Political Comebacks… Are they possible?

265005_10151214146056817_1276640492_nMany political careers — particularly in the late 20th and this, the early 21st century thus far, have ended in embarrassing ruin.  Bill Clinton, leaving office with some of the highest presidential approval rates in history, is often cited for jokes such as “having made the word ‘blowjobpolitically correct,” or having all sorts of goofy images posted of him that would otherwise be looked over as innocuous.  On the other hand, George W. Bush left office with among the lowest approval ratings in history — but in his retirement, the vehement rhetoric launched toward him, and his dismal approval ratings, have been softened by time.

Other political post-mortems have been much more hilarious.  Former Congressman Anthony Wiener resigned in disgrace after he accidentally posted a photo of himself on Twitter; which blew open a scandal of himself sending less-than-fully-clothed pictures of himself to women online.  Having resigned nearly two years ago, he’s now looking at making a comeback as a candidate for the Mayor of New York.

George W. Bush has essentially retreated to a private life — arguably because of the overwhelmingly negative view the people had on his Presidency; whereas Bill Clinton, while still as polarizing, has enjoyed overwhelming public support — even in the ever-existing shadow of his own sexual scandals in office.

Are such political comebacks possible?  Could George W. Bush or Bill Clinton [or Anthony Wiener in this case!] make a comeback in a positive light, or would their scandals and disgrace continue to follow them?

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Was 43 a victim of Groupthink?

ImageOne of the things that caused the Vietnam War to be such an abysmal failure was because the Johnson Administration was essentially telling the President everything he wanted to hear — an extreme example of “Groupthink,” which is defined specifically as a psychological phenomenon that occurs within a group of people, in which the desire for harmony or conformity in the group results in an incorrect or deviant decision-making outcome.

The major tenet of the Iraq War, one of the things the George W. Bush Administration is remembered for, was the disastrous intelligence regarding Iraq’s supposed Weapons of Mass Destruction — or lack thereof.  Indeed, George W. Bush‘s opening statement in his 19 March 2003 address to the nation from the Oval Office announcing the war was:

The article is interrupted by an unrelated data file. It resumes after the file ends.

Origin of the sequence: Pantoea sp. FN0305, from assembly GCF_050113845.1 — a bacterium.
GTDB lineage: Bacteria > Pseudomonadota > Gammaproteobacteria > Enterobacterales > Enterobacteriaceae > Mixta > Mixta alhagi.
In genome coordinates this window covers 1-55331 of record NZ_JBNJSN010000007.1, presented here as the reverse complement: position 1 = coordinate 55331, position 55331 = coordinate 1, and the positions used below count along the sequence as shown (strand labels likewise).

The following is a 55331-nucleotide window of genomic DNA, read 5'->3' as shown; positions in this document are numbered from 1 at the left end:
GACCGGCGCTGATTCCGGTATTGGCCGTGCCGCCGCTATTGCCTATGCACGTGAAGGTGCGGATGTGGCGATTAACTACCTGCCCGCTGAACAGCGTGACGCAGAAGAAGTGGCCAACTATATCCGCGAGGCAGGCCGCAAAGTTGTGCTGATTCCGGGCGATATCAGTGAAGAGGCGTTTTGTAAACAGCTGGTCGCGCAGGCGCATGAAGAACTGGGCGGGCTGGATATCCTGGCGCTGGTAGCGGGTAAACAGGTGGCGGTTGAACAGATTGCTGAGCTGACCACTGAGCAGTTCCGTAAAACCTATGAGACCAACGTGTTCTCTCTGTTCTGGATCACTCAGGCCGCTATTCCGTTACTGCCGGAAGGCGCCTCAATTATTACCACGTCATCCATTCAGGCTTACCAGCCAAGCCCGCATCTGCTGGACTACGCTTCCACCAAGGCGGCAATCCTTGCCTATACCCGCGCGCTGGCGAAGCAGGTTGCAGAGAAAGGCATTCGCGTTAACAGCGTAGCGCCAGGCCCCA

ImageAt this hour, American and Coalition forces are in the early stages of military operations to disarm Iraq, to free its people and to defend the world from grave danger.”

When George W. Bush later was told there were no WMDs in Iraq to be found, however, his response was surprising — and indeed, very humbling, as told in his memoir:

Image“No one was more shocked and angry than I was when we didn’t find the weapons… I had a sickening feeling every time I thought about it. I still do.”

I, along with everyone else in the world, I’m sure — continue to ask myself, “What could cause such a disastrous and cataclysmic error in intel?”  “Was the intel plain wrong?”  “Were people seeing boogeymen where none actually existed?”   “Was Saddam just a scapegoat for a larger plan?”  “How could the largest and most well-funded and connected intelligence organization on the PLANET get such information wrong?”

Or… even more frightening — Did the Bush Administration fall, willingly or otherwise; into the same disaster that the Johnson Administration did… groupthink.

Intelligence is far from perfect.  Indeed, often it casts shadows where none exist.  Other times, there’s a gap in intelligence.  But such a gap or shadow in this instance is about a LIGHT YEAR wide.  What could have caused such a catastrophe?  How much damage was done?  How many lives have been lost?  And what is yet to come?  All from, the blame of, faulty intelligence.

Or… was it the simple psychological condition: groupthink.  Were the people who Bush surrounded himself with and trusted the most so “caught up in the moment,” or even willingly lying to the Commander-in-Chief, just to get the job done — at any expense possible?  Or were they simply “going along with the program…” the program of groupthink.